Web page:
0ne of the disadvantages of the skin snip is that collection of skin biopsies requires the use of a sclero-dermal punch. These instruments are expensive and must be sterilized between uses. The painful nature of the test also limits its acceptance among affected communities. Thus attempts have been made to use the 0-150 PCR to detect parasite DNA in samples that can be collected by less invasive means. Toe et al.[15] demonstrated that parasite DNA could be detected in superficial skin scrapings using the 0-150 PCR. The sensitivity of this assay was high when compared to microscopy (92%) but lower when compared to 0-150 PCR amplification of skin-snip DNA. The 0-150 PCR has also been used to detect O. volvulus DNA in the urine of infected individuals.[11] Although successful, the sensitivity of the urine-based PCR was quite low (14%).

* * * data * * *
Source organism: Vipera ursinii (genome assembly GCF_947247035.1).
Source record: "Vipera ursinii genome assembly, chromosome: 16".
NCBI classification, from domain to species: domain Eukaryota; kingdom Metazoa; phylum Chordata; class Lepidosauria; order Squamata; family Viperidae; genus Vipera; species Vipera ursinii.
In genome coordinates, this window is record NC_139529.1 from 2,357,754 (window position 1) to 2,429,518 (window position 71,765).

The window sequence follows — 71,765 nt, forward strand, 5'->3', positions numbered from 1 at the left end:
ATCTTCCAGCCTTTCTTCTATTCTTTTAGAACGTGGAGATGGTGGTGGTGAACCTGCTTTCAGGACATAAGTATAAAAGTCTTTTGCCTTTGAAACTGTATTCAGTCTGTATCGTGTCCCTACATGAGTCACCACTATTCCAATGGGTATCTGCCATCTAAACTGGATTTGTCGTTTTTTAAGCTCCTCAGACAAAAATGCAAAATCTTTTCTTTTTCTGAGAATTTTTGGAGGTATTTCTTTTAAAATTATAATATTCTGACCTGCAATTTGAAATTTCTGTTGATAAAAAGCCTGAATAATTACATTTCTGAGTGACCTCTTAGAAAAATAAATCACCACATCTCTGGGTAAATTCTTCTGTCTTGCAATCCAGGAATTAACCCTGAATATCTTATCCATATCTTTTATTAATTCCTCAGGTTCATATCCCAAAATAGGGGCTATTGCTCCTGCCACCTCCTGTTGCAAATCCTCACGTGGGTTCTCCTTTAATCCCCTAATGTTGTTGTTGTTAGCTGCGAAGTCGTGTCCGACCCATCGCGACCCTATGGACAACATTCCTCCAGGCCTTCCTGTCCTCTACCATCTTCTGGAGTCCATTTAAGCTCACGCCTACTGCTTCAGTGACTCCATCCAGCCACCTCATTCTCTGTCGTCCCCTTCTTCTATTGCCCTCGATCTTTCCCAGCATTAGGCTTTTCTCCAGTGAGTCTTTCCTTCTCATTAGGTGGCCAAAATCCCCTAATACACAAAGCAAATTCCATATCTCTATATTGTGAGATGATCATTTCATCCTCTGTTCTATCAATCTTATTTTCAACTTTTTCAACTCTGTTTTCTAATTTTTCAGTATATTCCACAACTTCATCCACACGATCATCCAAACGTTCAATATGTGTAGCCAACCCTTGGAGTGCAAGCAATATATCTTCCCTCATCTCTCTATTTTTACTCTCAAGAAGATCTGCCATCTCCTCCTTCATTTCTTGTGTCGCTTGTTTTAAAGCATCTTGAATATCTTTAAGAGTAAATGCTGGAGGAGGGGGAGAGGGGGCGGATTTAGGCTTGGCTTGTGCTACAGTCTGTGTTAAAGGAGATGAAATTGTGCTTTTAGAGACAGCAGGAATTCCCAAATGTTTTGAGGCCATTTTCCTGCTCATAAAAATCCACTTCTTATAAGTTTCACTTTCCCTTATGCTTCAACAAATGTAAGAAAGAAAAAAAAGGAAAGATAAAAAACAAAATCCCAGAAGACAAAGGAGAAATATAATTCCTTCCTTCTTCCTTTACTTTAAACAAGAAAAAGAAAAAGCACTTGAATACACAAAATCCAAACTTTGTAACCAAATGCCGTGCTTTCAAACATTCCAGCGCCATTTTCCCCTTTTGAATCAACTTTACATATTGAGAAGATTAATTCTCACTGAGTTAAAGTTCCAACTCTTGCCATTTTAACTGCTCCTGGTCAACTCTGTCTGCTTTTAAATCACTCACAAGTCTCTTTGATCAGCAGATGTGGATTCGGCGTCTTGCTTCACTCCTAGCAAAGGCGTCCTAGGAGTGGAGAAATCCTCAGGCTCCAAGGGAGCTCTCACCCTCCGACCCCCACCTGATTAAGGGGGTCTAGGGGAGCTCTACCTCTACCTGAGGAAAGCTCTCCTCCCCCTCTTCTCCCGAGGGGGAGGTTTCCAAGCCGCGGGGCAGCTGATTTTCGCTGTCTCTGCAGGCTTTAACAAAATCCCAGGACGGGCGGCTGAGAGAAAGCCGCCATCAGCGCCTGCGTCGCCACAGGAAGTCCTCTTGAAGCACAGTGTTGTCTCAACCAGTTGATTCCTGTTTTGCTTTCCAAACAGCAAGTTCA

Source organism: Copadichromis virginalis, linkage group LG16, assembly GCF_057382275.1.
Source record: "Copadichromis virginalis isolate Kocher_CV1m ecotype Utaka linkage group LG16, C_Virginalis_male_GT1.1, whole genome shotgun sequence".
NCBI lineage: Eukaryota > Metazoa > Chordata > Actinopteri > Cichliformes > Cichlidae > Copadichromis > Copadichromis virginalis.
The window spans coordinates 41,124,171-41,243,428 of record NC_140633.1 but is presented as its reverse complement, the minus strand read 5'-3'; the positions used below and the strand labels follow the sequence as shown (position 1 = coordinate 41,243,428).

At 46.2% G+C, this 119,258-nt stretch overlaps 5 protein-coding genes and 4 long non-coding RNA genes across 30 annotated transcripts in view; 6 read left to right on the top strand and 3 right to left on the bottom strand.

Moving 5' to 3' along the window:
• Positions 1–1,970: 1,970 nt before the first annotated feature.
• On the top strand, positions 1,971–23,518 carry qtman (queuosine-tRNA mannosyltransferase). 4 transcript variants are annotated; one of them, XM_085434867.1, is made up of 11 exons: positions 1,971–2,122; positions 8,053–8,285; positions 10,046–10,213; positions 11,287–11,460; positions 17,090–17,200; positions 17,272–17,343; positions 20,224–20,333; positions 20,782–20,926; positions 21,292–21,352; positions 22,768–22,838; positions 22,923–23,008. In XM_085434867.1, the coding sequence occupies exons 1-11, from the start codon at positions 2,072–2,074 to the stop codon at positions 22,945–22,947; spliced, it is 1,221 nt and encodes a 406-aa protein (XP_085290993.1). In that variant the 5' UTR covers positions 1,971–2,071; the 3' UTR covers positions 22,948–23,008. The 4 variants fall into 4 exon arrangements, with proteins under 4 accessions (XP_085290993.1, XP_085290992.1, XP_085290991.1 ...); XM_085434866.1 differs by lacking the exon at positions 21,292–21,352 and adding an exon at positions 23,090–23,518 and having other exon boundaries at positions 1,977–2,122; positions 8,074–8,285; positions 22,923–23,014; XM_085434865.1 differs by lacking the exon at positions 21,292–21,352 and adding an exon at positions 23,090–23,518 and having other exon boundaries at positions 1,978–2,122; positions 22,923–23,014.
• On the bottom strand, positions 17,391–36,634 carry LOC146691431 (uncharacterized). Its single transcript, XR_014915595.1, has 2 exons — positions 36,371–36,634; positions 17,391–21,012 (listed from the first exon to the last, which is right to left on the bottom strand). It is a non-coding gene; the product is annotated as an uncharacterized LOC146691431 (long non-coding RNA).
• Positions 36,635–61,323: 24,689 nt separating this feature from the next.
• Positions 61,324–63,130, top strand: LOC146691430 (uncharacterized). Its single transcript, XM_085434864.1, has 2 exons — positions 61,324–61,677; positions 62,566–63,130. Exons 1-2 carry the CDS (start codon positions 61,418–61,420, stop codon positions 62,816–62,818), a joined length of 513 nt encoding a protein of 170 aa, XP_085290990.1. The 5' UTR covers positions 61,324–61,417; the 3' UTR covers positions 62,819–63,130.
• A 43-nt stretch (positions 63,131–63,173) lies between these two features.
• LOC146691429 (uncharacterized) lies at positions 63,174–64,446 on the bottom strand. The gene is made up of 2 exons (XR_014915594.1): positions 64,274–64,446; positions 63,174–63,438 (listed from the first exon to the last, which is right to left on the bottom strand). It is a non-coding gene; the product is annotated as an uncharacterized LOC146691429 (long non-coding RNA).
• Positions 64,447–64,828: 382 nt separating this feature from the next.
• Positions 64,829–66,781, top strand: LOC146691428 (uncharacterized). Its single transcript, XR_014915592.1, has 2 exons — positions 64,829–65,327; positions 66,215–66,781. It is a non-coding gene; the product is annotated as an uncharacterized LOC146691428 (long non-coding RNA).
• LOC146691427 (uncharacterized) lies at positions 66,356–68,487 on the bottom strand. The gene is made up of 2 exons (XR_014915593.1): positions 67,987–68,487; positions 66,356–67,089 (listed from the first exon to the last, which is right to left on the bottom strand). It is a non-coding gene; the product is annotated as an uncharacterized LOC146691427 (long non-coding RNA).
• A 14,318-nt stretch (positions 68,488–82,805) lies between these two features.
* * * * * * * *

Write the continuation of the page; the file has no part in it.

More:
Perhaps the most important application of the 0-150 PCR has been for the identification of O. volvulus L3 in black flies. The overall goal of both the 0CP and 0EPA is to eliminate transmission of O. volvulus. In the pursuit of this goal, it was necessary to determine the level of transmission. The most efficient way to accomplish this was by examining vector black flies for L3 rather than monitoring for new infections. This is because it is difficult to monitor infection incidence in underdeveloped areas where populations are mobile and medical records are incomplete. In addition, the long prepatent period (18-24 months) means that new human cases provide a snapshot of transmission that is at least 18 months old.